Business Studies Blog
Chapter 3: Household Expenditure
By happy coincidence the following article, was published just before I began my lessons on household expenditure.
As a result I was able to provide students with a very short introduction to the topic, before using the article as a scaffolding exercise. We read the article together in class and teased out the new vocabulary. We created a list of key words. I also asked students to make a list of the major categories of household spending. For homework the students created bar charts to represent the information.
All in all this proved to be a relatively straightforward chapter to teach, again because of the familiarity of the material to both teacher and students. The students seemed to grasp the key concepts pretty quickly and displayed good understanding when completing activities in class and for homework.
There is quite a lot of numeracy involved in this chapter and for the most part students were happy to engage with it. There are certainly plenty of opportunities for students to practice numeracy activities and most seemed to enjoy the challenge.
I felt that the section dealing with analysis of household spending patterns was very important and I made a special effort to connect the news article (used at the outset) to the material on pages 26 -28 of the textbook. This textbook material uses charts to illustrate and analyse household expenditure by category and also deals with solutions to overspending. It’s very much a personal view, but I perceive this material to be very relevant from an exam perspective. It also helps build understanding for the household budgeting chapters which follow.
Leaving aside the exam perspective for the moment, it’s important to bear in mind that an over-arching aim here is the promotion and development of ‘positive’ spending habits in our students. By this I mean providing them with the capacity to develop sustainable patterns of expenditure which are closely aligned to both their needs and their resources. Many financial difficulties experienced by households are the result of poor and unsustainable patterns of spending rather than once-off financial mishaps. Households are more likely to live beyond their means when they focus on wants over needs; prioritise discretionary expenditure over more important fixed expenditure or continuously make high value purchases on impulse. Changing or preventing these types of spending patterns is where the life-long learning occurs. This chapter is really about starting that discussion and raising awareness. Don’t forget that L.O. 1.2 makes clear reference to “best managing financial resources” and “making informed and responsible judgements”.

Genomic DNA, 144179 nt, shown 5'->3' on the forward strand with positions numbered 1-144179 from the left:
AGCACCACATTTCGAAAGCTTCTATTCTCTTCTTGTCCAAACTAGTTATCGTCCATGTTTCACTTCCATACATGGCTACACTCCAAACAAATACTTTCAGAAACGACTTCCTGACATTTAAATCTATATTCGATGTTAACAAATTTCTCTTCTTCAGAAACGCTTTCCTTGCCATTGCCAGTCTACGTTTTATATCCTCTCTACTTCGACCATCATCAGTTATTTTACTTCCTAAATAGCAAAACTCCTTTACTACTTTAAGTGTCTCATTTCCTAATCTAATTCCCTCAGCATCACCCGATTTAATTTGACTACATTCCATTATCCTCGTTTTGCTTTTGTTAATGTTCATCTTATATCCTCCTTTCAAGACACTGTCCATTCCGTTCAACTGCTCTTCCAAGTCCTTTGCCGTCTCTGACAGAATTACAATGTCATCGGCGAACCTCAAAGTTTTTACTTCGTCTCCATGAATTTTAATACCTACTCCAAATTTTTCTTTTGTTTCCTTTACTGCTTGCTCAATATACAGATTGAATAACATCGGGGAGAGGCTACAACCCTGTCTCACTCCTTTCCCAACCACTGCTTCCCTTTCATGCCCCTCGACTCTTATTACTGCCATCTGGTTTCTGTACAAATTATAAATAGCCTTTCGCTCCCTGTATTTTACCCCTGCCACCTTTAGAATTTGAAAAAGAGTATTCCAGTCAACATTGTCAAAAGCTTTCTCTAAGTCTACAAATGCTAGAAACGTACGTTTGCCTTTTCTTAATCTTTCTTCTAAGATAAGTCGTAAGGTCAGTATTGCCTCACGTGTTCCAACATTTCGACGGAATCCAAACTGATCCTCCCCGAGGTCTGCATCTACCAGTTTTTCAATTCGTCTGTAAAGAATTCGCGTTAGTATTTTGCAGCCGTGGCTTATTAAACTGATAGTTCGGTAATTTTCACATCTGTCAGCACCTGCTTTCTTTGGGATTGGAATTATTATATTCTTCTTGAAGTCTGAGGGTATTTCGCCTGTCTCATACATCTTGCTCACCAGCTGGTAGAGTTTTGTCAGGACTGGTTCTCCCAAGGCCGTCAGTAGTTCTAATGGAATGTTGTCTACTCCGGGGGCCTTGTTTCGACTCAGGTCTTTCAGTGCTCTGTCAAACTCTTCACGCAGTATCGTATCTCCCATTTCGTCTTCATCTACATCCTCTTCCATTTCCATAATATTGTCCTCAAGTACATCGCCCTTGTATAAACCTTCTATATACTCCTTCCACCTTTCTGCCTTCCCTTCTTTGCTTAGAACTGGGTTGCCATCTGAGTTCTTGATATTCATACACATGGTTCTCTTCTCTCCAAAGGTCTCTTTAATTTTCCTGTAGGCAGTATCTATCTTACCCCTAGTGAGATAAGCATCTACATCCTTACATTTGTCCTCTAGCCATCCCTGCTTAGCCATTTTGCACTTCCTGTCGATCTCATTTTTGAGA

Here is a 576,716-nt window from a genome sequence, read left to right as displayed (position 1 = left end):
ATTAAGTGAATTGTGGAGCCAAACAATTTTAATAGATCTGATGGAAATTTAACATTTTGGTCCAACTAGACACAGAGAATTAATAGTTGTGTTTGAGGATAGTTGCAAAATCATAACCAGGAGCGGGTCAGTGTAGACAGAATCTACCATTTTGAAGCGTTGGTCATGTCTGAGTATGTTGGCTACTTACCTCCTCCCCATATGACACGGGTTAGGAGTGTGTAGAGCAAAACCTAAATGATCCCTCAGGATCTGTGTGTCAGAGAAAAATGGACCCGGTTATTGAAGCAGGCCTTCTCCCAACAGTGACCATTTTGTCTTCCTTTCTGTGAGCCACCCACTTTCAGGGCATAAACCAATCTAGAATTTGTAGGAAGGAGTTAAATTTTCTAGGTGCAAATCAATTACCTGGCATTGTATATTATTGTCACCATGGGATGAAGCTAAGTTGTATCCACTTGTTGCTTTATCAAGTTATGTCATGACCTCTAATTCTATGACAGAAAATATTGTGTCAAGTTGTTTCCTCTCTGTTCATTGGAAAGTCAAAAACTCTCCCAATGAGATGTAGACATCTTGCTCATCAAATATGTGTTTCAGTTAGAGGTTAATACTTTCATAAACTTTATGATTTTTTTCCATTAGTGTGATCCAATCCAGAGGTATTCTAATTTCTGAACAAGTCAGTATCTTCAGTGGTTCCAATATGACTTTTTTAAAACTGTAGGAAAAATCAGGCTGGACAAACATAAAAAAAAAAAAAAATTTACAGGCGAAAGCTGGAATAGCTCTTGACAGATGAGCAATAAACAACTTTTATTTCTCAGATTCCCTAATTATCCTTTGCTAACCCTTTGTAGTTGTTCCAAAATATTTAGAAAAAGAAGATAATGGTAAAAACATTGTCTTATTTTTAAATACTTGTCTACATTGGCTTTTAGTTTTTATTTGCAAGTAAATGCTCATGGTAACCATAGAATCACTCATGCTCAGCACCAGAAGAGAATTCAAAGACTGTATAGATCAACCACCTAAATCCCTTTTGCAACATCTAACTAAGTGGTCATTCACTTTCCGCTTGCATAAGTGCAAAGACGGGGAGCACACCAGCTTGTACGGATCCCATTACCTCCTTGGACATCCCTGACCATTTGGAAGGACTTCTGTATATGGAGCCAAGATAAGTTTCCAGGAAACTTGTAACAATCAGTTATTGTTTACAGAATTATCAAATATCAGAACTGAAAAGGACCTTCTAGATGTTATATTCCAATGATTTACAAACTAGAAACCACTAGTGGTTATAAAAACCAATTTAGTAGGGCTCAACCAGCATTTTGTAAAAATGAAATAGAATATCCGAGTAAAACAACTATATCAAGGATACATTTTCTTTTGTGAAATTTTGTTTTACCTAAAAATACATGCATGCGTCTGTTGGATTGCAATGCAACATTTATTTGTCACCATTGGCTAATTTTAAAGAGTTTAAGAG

I focused a little on students own spending, but was reluctant to analyse it too much mainly because I was conscious of the different financial circumstances within the class. While the students did some homework on this, it was never openly discussed in class in order to avoid any potential embarrassment for students. Students personal spending was however useful for revisiting the issue of discretionary income and highlighting examples of discretionary expenditure.
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